Carnival Cruise Lines Carnival Sunshine Review
Following a $155 million overhaul, Carnival Sunshine is marketed as a “new” ship, with a new name. But our inaugural sailing revealed a ship that was not ready for guests.
Located on Deck 10, just below the SportsSquare and WaterWorks areas, Camp Carnival is a multi-tiered kids program, divided by age: 2- to 5-year-olds, 6- to 8-year-olds, and 9- to 11-year-olds. Parents need to drop off and sign out children in the two younger groups; the older kids have sign-in and -out privileges at all times. The youngest group has an outdoor (enclosed) play area, though it was unfinished during our cruise. Age-appropriate activities were offered, such as face painting, Wii dancing and G-rated movies.
The age 6-8 group participated in magic shows, teddy bear crafting (additional fee required), talent shows and games. The age 9-11 group participated in scavenger hunts, karaoke, and learned towel folding. The facility was most days for an hour or two late afternoon, and babysitting services were offered from 10 p.m. to 3 a.m., for $6.75 per hour, per child, plus 15-percent gratuity.
Circle C was the clubhouse for 12- to 14-year-olds—they were allowed to come and go without parental supervision. There was a dance floor and video games, and scheduled activities included Wii games, scavenger hunts, charades, dance class, pizza parties, etc. Club O2 is Carnival’s program for older teens—age 15-17. It was strictly a no-adults, no children retreat (supervised by one adult crewmember). Activities included theme dance parties, water fights, and karaoke shows.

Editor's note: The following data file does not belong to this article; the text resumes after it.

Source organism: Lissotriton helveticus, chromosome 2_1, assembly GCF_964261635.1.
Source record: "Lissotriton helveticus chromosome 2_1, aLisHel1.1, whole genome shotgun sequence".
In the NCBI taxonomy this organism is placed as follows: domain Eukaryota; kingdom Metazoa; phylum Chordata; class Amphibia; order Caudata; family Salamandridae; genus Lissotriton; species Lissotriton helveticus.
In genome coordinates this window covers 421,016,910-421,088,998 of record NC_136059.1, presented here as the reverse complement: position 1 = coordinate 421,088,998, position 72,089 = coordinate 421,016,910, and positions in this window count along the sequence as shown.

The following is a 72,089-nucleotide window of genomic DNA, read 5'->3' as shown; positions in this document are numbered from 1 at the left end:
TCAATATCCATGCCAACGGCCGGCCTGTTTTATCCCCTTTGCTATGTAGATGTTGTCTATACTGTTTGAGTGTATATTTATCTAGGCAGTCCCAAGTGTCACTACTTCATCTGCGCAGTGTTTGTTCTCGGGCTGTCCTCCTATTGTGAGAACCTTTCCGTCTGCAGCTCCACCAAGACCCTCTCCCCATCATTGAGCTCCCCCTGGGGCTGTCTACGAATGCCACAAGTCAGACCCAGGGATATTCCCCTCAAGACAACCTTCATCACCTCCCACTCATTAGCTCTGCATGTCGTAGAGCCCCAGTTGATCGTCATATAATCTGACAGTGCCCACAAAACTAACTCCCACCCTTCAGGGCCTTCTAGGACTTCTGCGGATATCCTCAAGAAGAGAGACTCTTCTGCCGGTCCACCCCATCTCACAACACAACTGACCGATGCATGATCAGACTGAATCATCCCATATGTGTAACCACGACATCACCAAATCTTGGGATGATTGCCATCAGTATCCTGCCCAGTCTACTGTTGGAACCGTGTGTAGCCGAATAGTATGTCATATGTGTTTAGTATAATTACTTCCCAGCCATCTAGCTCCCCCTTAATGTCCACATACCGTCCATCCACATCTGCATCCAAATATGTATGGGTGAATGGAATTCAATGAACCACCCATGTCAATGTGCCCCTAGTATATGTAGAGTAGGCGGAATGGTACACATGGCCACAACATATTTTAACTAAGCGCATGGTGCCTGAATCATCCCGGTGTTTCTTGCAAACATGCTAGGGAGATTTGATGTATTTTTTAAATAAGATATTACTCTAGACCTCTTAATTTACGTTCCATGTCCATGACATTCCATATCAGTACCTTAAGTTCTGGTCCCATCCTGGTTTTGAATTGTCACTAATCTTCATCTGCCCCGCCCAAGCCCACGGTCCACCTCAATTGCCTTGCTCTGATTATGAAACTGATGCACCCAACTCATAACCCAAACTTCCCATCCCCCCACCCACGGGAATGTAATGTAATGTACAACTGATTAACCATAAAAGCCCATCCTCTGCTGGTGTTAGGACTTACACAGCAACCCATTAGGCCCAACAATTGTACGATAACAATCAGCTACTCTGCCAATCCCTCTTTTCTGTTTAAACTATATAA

The collection of Fun Shops flanks the central atrium on Deck 5. Among the offerings were resort wear clothing for men and women, watches, jewelry, a modest selection of perfume and cologne selection, along with Carnival Sunshine logo merchandize. There was also a shop with liquor and cigarettes at duty-free prices, and a candy shop called Cherry on Top. Sundries included sun block, pain and cold medications, etc. Overall, the selection didn’t vary much from what we see on other ships (much less at our ports of call), and it was not as extensive as we’ve seen on some big vessels.
On Deck 4, the Pixels Gallery offered the ship’s gang of photographers a place to display photos of guests. Portrait sessions could be scheduled. There was also a small shop selling a limited selection of camera batteries, memory cards, photo albums, as well as point-and-shoot style cameras from Olympus and Fujifilm.
On Deck 2, hidden behind the guest elevator shaft, was the Art Gallery. Art auctions were a staple activity on board.